Prof. Blase Ur Provides Data Breach Protection Advice on WTTW’s Chicago Tonight

August 01, 2019

Capital One Financial, one of the largest American credit card companies, is the latest company to announce a significant data breach, potentially opening up millions of its customers to fraud. WTTW's Chicago Tonight news show invited Assistant Professor Blase Ur to discuss the incident and what people can do to protect themselves from misuse of their private information. 

"It feels like it's the new normal, it seems like every week there's another data breach," Ur said. "A lot of the burden is being pushed on to us as consumers...I think it's really hitting on some major systemic issues on how we handle data breaches as a society and as a country."

In an accompanying article, Ur also shared his tips for protection against future data breaches:

1. Use different passwords everywhere. “If for one data breach your password is revealed, then you’ll be accessible [to hackers] on all these different sites,” Ur said.

2. To better manage your different passwords, use password manager software. “You might think I have a really strong and hard-to-guess password that I’ll use everywhere, but if any company suffers from a data breach … you’re basically toast,” he said.

3. Enable two-factor authentication. “This is the case where you type in your username and password, and then you have to enter a code that comes up on your phone, for instance,” Ur said.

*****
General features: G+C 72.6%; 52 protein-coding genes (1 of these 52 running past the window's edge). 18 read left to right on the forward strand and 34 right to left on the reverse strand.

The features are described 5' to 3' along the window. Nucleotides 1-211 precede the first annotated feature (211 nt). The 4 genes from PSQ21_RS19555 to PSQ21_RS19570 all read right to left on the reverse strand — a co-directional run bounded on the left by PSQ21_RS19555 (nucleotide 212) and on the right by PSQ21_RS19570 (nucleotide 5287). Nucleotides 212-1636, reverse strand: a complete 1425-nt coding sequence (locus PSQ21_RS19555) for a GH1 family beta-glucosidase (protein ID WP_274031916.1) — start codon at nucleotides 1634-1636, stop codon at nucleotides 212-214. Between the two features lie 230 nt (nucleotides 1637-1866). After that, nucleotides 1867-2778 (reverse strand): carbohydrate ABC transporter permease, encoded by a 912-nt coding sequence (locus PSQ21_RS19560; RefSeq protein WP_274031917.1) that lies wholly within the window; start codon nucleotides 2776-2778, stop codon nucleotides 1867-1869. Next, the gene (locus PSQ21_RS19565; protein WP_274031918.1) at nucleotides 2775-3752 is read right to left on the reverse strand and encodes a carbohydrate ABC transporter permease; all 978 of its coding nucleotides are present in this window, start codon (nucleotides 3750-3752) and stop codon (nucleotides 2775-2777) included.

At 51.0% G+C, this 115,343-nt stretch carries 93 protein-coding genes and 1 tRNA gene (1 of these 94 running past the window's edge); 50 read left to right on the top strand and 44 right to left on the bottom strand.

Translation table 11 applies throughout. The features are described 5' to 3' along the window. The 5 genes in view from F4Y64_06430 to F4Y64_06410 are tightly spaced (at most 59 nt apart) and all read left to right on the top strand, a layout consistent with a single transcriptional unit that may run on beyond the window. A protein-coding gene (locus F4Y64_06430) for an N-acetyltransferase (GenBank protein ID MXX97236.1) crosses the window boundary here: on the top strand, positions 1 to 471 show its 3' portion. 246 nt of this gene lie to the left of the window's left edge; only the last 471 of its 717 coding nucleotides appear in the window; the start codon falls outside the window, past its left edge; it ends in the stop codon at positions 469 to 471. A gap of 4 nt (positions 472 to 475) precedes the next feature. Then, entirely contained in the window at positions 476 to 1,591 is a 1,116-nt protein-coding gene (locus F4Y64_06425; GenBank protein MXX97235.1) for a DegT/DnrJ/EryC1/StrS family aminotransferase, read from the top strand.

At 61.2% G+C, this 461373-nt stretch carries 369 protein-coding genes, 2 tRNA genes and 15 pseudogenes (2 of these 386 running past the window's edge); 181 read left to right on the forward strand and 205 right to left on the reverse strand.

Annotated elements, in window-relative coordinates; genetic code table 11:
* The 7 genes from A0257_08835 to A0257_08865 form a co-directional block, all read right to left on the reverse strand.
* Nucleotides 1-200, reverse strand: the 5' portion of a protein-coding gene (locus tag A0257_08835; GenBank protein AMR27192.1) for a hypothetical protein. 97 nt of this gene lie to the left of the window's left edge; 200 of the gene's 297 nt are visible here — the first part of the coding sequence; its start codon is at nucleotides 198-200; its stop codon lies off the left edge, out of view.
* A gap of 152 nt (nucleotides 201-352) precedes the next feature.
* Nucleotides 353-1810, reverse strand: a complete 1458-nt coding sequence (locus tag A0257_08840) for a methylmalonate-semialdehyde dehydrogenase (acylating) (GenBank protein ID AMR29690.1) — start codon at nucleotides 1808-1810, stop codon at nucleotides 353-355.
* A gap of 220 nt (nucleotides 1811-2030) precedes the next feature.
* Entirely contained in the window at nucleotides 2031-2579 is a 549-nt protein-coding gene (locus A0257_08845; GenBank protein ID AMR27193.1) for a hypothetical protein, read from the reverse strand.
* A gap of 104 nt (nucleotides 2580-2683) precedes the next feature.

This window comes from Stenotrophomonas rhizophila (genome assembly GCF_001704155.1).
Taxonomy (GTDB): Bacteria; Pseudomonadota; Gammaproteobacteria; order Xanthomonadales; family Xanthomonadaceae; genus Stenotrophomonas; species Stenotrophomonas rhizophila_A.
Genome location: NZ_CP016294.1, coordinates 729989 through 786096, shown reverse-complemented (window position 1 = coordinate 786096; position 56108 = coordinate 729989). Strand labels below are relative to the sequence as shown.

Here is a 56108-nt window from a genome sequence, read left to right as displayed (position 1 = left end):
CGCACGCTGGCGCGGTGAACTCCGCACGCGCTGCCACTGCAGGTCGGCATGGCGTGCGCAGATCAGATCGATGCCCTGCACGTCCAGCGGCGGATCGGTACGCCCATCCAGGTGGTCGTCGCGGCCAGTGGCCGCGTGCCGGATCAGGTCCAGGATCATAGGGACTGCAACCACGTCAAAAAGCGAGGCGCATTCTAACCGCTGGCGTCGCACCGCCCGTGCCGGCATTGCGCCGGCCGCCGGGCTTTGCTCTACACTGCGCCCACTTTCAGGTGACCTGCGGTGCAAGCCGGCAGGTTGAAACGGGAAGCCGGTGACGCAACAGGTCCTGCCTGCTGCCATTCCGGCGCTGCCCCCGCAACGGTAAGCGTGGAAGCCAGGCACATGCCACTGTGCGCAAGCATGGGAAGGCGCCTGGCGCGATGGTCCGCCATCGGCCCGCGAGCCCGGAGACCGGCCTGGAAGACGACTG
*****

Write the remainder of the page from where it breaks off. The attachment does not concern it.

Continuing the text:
4. Be careful of phishing emails. “Sometimes they’re laughable, like some foreign prince wants to give you money and then you have to pay some processing fees to get this money. But now that all this personal information is being revealed from data breaches, we’ve seen more targeted phishing emails,” Ur says. “I think a big worry is this will become way more targeted in the future. If you get an email about your last vacation, it might just be a scammer.”

5. Think about what kind of information you are sharing with companies. “When you’re sharing information with companies, think about whether they actually need it,” Ur said. “We live in an age where it’s very natural to give companies information to get services, but just be wary. You have to be a little bit rebellious and say, ‘No, I don’t want to give this information.’”